Carbohydrate attenuates perceived exertion during intermittent exercise and recovery

Alan C. Utter, Jie Kang, David C. Nieman, Charles L. Dumke, Steven R. McAnulty, Lisa S. McAnulty

Research output: Contribution to journalArticlepeer-review

Abstract

PURPOSE: The purpose of this study was to examine the effect of carbohydrate supplementation on differentiated and undifferentiated ratings of perceived exertion (RPE) during prolonged intermittent exercise and recovery. METHODS: Twelve male subjects cycled for 2.0 h at 64% Wmax and 73% V̇O2peak with 3-min rest intervals interspersed every 10 min (2.6 h of total exercise time, including rest intervals) with placebo (P) or carbohydrate (C) beverages. RPE was assessed during the last minute of each 10-min exercise interval and then every 30 s during the 3-min recovery period. RESULTS: The pattern of change in RPE over time was significantly different between C and P ingestion (P < 0.05), with attenuated RPE responses found for both overall body (O) and legs (L). A significant main effect was found for recovery RPE-O between C and P ingestion (P < 0.05), with attenuated RPE responses found in the later part of the 2-h run. C relative to P ingestion was associated with higher respiratory exchange ratios and plasma levels of glucose and with lower levels of plasma cortisol. CONCLUSIONS: These data indicate that carbohydrate supplementation attenuates perceived exertion during prolonged intermittent exercise and recovery.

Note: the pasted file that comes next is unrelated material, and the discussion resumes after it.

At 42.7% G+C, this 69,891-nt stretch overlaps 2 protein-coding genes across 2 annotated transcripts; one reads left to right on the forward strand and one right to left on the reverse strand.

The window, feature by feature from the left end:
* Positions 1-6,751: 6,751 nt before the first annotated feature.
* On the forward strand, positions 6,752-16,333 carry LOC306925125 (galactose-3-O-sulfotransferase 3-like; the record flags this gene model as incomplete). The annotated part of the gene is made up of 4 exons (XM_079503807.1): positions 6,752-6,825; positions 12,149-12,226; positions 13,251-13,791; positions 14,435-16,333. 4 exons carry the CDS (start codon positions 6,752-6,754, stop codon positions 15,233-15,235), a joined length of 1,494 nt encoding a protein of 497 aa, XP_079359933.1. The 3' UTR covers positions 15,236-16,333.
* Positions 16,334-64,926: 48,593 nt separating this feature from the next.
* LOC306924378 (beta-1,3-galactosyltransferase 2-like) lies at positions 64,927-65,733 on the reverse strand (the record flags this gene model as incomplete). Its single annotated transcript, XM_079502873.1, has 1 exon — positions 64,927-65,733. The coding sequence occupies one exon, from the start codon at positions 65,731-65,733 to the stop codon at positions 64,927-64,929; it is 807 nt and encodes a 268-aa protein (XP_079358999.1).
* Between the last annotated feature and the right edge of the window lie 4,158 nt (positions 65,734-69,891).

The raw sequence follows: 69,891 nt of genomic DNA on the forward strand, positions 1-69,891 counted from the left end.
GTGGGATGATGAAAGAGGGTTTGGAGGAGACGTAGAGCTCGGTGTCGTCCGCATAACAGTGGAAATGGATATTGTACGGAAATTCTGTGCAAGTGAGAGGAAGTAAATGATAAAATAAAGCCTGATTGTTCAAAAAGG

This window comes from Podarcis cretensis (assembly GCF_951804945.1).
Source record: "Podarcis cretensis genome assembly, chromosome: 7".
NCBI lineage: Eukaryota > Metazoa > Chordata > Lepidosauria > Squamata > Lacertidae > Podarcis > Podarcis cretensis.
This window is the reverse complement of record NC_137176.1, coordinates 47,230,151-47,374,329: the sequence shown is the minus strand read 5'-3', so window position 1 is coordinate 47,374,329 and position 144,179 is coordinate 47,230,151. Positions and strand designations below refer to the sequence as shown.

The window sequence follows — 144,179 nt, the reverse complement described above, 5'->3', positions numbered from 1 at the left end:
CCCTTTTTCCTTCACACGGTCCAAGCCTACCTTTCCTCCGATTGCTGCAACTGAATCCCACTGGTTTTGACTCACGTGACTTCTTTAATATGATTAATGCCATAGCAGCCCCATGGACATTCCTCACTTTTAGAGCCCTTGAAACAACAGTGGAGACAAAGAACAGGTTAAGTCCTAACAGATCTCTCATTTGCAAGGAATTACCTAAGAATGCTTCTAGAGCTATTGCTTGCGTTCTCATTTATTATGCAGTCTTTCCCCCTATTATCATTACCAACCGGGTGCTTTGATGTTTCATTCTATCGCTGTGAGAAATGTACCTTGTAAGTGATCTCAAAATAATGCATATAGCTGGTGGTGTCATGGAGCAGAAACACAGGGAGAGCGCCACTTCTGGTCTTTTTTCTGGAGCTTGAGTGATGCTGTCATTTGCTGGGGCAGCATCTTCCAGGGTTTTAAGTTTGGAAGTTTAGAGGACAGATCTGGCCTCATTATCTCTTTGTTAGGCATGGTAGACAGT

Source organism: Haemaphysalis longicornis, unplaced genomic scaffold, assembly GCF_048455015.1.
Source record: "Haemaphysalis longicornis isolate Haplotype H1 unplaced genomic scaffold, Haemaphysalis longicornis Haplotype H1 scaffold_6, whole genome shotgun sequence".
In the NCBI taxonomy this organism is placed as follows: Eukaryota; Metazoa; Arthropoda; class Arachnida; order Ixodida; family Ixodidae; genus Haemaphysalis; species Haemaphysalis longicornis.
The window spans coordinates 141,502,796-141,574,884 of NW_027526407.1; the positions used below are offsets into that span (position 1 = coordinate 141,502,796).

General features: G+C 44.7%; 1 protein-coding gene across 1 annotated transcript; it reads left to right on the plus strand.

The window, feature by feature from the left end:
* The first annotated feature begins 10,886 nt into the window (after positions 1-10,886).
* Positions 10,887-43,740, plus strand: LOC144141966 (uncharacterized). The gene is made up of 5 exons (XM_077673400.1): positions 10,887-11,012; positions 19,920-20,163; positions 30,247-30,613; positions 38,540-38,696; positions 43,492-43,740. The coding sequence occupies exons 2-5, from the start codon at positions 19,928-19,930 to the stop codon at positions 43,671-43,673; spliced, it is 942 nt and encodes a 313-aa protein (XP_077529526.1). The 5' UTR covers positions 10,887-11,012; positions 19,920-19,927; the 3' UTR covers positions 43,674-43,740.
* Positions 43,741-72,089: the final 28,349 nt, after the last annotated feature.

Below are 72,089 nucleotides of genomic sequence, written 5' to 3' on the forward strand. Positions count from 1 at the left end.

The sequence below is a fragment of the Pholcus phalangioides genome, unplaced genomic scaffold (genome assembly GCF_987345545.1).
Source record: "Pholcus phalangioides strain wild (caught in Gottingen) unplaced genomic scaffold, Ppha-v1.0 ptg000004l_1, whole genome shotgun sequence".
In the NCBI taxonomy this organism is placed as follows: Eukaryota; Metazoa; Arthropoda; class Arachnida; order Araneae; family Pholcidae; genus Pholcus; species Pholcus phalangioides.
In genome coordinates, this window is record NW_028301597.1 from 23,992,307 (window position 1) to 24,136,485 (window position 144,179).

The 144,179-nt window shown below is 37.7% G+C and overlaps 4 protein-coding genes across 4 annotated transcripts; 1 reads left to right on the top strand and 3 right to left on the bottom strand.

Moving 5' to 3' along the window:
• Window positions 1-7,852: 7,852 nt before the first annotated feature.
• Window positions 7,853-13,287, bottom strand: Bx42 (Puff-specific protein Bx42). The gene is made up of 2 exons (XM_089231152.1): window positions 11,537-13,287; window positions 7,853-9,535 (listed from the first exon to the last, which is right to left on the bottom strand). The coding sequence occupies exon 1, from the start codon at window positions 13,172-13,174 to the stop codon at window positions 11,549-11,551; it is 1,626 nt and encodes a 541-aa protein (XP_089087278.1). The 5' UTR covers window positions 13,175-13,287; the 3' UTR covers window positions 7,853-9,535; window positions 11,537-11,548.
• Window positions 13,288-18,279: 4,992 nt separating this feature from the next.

Original languageEnglish
Pages (from-to)880-885
Number of pages6
JournalMedicine and Science in Sports and Exercise
Volume39
Issue number5
DOIs
StatePublished - May 2007

Keywords

  • Fatigue
  • Glucose
  • Rest interval
  • RPE

Fingerprint

Dive into the research topics of 'Carbohydrate attenuates perceived exertion during intermittent exercise and recovery'. Together they form a unique fingerprint.

Cite this